Impressions? My favorite was the Blueberry and Cream Cookie, which I actually made at home and did a post on here. The only thing I didn’t like was the Chocolate Malt Cake. The actual cake portion was pretty dry and the filling in between the layers was a little too sweet even for my taste.

Like Ssäm, everyone that was working here really seemed to be enjoying themselves. They were eager to explain the desserts, what they were made of, what they tasted like. It wasn’t a salesman pitch, but rather a genuine enjoyment in sharing these unique creations to a curious audience.

I don’t know that this is a place you want to bring a less adventurous eater or even a classic dessert lover (it reminds me of when I recommended the movie Momento to my mom). The offerings are unconventional and are also skewed to the sweeter side. I think I would describe it as “WD50 for desserts but with a homey aesthetic”.

Update: You can now order Crack Pie™ along with an assortment of cookies (including the ever popular Compost Cookie™) via Fedex. Just go to link this link here and set up an account.

Momofuku Milk Bar
207 2nd Ave
New York, NY 10003
(212) 254-3500

Momofuku Bakery & Milk Bar on Urbanspoon

Tuesday, December 15, 2009

Ssäm Bar

I wasn’t quite sure what to expect when we decided to go to Dave Chang’s Ssäm Bar. Since reservations are not accepted at Ssäm Bar it’s a little unsettling since you don’t know if you’re going to find a line out the door or not – not that it would’ve stopped us.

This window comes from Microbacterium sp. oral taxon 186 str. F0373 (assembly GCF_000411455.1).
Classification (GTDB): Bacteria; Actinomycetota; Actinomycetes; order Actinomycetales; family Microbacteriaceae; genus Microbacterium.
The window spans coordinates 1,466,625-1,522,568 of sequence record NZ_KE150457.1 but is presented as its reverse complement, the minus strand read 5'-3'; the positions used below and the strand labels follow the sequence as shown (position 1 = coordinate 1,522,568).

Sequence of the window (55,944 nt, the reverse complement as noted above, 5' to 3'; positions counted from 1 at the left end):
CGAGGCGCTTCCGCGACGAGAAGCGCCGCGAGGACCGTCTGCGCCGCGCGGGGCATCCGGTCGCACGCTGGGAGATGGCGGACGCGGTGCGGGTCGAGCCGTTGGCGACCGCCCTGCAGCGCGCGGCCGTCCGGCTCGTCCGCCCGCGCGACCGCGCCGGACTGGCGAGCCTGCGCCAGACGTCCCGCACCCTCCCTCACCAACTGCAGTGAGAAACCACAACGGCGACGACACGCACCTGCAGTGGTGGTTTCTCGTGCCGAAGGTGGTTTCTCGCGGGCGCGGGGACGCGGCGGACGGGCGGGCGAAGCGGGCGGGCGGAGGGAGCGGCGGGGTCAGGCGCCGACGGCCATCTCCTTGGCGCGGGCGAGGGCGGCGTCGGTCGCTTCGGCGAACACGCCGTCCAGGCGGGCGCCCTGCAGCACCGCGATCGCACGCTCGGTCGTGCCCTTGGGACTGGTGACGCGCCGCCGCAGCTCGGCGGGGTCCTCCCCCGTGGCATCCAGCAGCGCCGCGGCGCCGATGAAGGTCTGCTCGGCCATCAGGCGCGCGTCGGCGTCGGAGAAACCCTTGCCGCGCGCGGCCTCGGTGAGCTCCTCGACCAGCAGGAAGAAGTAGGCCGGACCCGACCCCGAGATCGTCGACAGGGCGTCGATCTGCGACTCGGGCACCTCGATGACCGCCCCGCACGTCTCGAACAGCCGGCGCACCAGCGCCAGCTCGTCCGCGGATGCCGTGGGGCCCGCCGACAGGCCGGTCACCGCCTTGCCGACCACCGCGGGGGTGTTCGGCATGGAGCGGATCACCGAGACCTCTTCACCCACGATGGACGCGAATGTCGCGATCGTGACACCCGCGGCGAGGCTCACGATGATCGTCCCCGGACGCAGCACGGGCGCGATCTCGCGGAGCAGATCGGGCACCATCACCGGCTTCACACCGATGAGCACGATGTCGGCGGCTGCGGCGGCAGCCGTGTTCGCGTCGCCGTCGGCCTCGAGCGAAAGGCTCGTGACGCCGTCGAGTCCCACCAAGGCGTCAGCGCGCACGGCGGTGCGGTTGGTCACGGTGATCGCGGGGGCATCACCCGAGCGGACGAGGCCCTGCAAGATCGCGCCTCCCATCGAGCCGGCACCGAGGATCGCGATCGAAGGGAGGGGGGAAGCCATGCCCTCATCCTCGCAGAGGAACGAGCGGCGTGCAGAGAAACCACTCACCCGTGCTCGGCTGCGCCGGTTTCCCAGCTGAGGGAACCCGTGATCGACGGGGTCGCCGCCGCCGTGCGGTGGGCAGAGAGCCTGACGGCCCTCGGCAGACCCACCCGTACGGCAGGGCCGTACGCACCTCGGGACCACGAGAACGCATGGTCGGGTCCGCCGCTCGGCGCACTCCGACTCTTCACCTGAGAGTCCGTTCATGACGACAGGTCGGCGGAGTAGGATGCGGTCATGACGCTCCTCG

Since we had driven out from Cleveland that day we were pretty tired so we wanted to eat earlier (6:30pm on a Monday). As luck would have it we were seated right away.

A bar runs the down the left side of the restaurant where people can sit across from each other. Down the right side are a collection of tables for larger parties. In the very back of the room is the kitchen.

As we sat down, a server took our drink order and gave us a rundown on the menu. I already knew we were going to try the famed Pork Buns, but found myself struggling to narrow down my choices. We finally settled on the Cured Hamachi and Pork Buns for appetizer – both of which I highly recommend.

I got the Spicy Pork Sausage & Rice Cakes and Regina tried the Pork Sandwich. I’m not going to go into the play-by-play of each dish, but I thought the Spicy Pork Sausage was monster. Certainly not for those who are averse to spice (or grease for that matter), but is a must try. The spice and the texture of this dish made it absolutely impossible to lay down the chopsticks. I kept picking the rice cakes out and getting a good bit of stuff to go with it.

The service here is a collective effort. The person that takes your drink order may, or may not, be the same person takes your dinner order, which may be the different from the person who rings up your check. We decided against dessert since we were going to Milk Bar (which is connected to the back of Ssäm Bar.)

I love the vibe here. The seating, the food, the music, the service – it’s all great.

Momofuku Ssäm Bar

207 2nd Ave
New York, NY 10003
(212) 254-3500

Momofuku Ssäm Bar on Urbanspoon

Monday, December 14, 2009

Blueberry and Cream Cookies